Reinforcing agri finance

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The government’s goal of achieving financial inclusion rests on the capability of the rural banking sector to spur countryside development.

Such holistic growth depends on rural banks’ continued dedication to invest in agriculture and agrarian reform projects. Thus, the recent accreditation given by the Bangko Sentral ng Pilipinas (BSP) to another set of rural banks, making them eligible institutions to receive financing from other banks in line with the provisions of Republic Act 10000 or the Agri-Agra Reform Credit Act of 2009, is a step in the right direction toward the fulfillment of this goal.

The central bank’s accreditation will not only expand the functions of rural banks, now tagged as Accredited Rural Financial Institutions (ARFIs), but it will also allow them to increase their presence in poor communities, and thereby enhance the access of the rural agricultural sector to financial services and programs.

Based on the data from the Philippine Statistics Authority, the agricultural sector accounted for 11 percent of the country’s gross domestic product in 2012 and employed 32 percent of the working population. With the improved access to financial services, the sector’s contribution could grow even more.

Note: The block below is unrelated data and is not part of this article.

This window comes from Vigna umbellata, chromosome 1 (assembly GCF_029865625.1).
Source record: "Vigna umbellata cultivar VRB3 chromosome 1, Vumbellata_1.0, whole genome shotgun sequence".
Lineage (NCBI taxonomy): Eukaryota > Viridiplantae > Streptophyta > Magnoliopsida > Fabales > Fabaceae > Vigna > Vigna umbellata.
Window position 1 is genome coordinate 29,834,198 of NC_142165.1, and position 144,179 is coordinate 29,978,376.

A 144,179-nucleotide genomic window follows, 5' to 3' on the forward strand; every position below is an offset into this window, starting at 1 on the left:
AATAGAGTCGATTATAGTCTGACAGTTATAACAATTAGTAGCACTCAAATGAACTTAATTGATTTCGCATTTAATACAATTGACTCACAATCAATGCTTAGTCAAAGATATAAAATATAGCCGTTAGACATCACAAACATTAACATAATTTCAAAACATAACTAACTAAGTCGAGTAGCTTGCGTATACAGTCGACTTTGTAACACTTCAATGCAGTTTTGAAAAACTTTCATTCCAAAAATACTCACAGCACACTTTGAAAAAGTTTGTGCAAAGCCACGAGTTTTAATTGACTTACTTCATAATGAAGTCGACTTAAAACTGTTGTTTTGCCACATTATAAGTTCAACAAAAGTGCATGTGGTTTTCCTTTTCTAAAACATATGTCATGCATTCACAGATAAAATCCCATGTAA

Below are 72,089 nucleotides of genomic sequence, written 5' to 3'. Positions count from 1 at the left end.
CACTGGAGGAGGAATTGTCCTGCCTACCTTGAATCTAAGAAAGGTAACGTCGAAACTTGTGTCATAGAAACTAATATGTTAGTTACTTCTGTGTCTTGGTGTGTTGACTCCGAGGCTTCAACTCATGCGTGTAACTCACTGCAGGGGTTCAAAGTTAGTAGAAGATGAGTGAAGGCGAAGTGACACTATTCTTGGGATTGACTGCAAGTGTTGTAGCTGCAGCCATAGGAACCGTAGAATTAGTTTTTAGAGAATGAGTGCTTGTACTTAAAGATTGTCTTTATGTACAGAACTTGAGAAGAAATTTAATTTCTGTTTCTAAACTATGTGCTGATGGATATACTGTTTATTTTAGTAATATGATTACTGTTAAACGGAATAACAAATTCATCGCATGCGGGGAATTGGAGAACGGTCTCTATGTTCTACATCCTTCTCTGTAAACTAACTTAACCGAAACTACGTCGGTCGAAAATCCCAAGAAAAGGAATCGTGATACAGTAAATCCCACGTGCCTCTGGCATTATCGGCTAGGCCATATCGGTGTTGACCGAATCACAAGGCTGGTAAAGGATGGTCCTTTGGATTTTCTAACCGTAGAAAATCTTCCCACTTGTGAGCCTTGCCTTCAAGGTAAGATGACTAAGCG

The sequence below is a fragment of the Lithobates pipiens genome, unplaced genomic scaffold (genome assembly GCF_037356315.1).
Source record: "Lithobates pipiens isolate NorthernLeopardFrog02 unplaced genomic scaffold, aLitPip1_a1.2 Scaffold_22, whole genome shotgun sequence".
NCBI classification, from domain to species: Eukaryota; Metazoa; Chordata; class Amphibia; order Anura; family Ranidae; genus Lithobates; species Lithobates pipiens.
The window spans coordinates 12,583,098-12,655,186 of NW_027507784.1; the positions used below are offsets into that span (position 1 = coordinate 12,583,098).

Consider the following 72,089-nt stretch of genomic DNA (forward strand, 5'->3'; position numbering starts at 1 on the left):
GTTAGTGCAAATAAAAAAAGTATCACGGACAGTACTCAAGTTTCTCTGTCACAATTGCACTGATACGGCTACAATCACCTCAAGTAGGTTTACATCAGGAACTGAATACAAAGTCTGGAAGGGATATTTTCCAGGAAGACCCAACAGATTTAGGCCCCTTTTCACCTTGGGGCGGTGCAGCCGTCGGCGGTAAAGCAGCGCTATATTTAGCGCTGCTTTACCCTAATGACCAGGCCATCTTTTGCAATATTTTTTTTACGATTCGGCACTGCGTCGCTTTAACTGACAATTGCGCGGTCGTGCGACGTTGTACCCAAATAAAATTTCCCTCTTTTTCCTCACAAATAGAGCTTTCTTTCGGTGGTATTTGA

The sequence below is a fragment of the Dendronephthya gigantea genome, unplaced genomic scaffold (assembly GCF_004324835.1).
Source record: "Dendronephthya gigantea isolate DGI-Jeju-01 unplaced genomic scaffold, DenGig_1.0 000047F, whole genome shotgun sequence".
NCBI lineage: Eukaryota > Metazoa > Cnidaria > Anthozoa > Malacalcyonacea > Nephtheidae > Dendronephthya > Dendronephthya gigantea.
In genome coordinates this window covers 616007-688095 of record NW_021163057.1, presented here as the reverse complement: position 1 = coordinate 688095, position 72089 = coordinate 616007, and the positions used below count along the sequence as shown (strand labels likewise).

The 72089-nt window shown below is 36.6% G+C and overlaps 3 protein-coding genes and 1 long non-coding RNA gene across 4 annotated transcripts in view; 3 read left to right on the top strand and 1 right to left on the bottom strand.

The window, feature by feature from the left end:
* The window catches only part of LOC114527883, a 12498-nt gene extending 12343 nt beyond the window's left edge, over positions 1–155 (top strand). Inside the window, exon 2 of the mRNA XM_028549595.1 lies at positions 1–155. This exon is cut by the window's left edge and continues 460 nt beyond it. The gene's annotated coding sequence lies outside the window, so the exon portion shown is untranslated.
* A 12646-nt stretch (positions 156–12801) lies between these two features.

Aside from increasing market efficiency and promoting modernization in the countryside, the program, which augments agricultural productivity and investing in the agriculture and agrarian reform undertakings, is also a step toward having food security for a growing population with a pressing poverty problem.

For most of Filipino families, putting food on the table trumps everything else and unless large crop yields are reached and more farmlands are distributed to farmers, many people will remain hungry and mired in poverty.

Large-scale monocrop agricultural industries alone cannot solve the problem. They are not the answer to poverty and unemployment. They are not sustainable enough to fuel economic growth.

On the contrary, the solution lies in small and medium agriculture investments. Higher yields promp–ted by the increase in investments will lead to higher incomes for farmers, better education for their children, and more opportunities to engage in small-scale businesses that will benefit the whole community and improve non-farm rural employment.

Moreover, boosting agricultural productivity will reduce the risk and vulnerability of farmers and their families during contingencies. This is also critical considering that the country is often pounded by typhoons and other natural calamities.

Investments in agriculture will also lead to a host of environmental benefits including better agricultural and natural biodiversity, reduced greenhouse gas emissions, improved water retention, carbon sequestration, and resilience to droughts and floods.

Ultimately, the agricultural sector needs sufficient funding to achieve significant growth. With more support coming from rural banks now accredited as ARFIs, the country’s goal of sustaining agricultural growth and promoting financial inclusion is becoming more attainable.

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